Maeve Brennan: notes on her life and work
A guest post by Dr Paula Böndel
Maeve Brennan, the Irish-American writer, who emigrated in 1934 with her family following the appointment of her father Robert Brennan as Secretary of the Irish Legation in Washington – he later became the Irish Minister to the US – died in 1993 at the age of seventy-six in New York. A celebrated author in the American literary circles of her day, she wrote short stories, columns, autobiographical sketches, book reviews, and fashion notes for The New Yorker. In later years her life was devastated by mental illness, and by 1993 she had virtually disappeared from public view; her works, published in three collections during her lifetime, had all but fallen into oblivion. In 1997 her Dublin stories were republished in The Springs of Affection. This was followed in 2000 by The Rose Garden, which mainly comprises her American stories. The same year saw the publication of The Visitor, Brennan's earliest work, which was rescued from obscurity by Christopher Carduff, who stumbled on its typescript in the archives of the University of Notre Dame. It was published by New Island Books to critical acclaim in 2001, triggering a Maeve Brennan Revival that continues to the present today.
The Visitor explores the despair of Anastasia King, who returns after the death of her mother to the house of her paternal grandmother in Dublin, only to be confronted with the cruel reality that she is no longer welcome in her former home. The young protagonist has spent the last six years in Paris with her mentally fragile mother, who had previously fled her unhappy marriage to Anastasia's father. The refusal of Mrs King to take her granddaughter in on the grounds that she had allegedly sided with her mother and in doing so caused the untimely death of her father, provokes an emotional crisis. At the end of the novella we see Anastasia abandoned, in a state of near-insanity, singing barefoot in the street outside her grandmother's house.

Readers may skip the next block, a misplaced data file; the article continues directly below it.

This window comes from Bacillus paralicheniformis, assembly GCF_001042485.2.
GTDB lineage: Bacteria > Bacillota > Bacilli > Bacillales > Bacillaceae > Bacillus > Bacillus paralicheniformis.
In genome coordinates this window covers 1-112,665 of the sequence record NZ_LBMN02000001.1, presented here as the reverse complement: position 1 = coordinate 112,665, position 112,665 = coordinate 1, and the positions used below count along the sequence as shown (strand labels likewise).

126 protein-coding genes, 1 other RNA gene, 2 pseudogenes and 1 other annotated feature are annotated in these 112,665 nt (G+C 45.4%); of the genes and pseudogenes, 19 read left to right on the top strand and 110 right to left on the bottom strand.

The Visitor, intimately concerned with the topics of home, loss, and alienation, is a work of frightening precision, yet perfectly balanced in its depiction of internal isolation and instability. Moreover, it foreshadows the themes, which would later become dominant in many of Brennan's Irish stories. Loneliness in human relationships, the claustrophobia of family ties, inability to express one's own needs, combined with the loss of identity and the sense of belonging.
Brennan's most widely acclaimed Irish stories are those of two families living in a house in Dublin, which is modelled on the house in Ranelagh, in which the author herself grew up. This is not to suggest that the stories are purely autobiographical. In fact, it would be quite difficult to imagine Robert and Una Brennan, who had been deeply involved in the fight for Irish independence, as being the literary role models for the Derdons and the Bagots. The stories – reminiscent of Joyce's Dubliners – are an exploration of the theme of frustration, focusing on the dissection of the isolation, anger, and pain of people trapped by circumstance, with little hope of escape. In this stifling atmosphere relationships disintegrate, any aspirations the protagonists ever had, thwarted. Brennan writes about these entangled lives from a distant point of view, treating her subject matter objectively, without irony.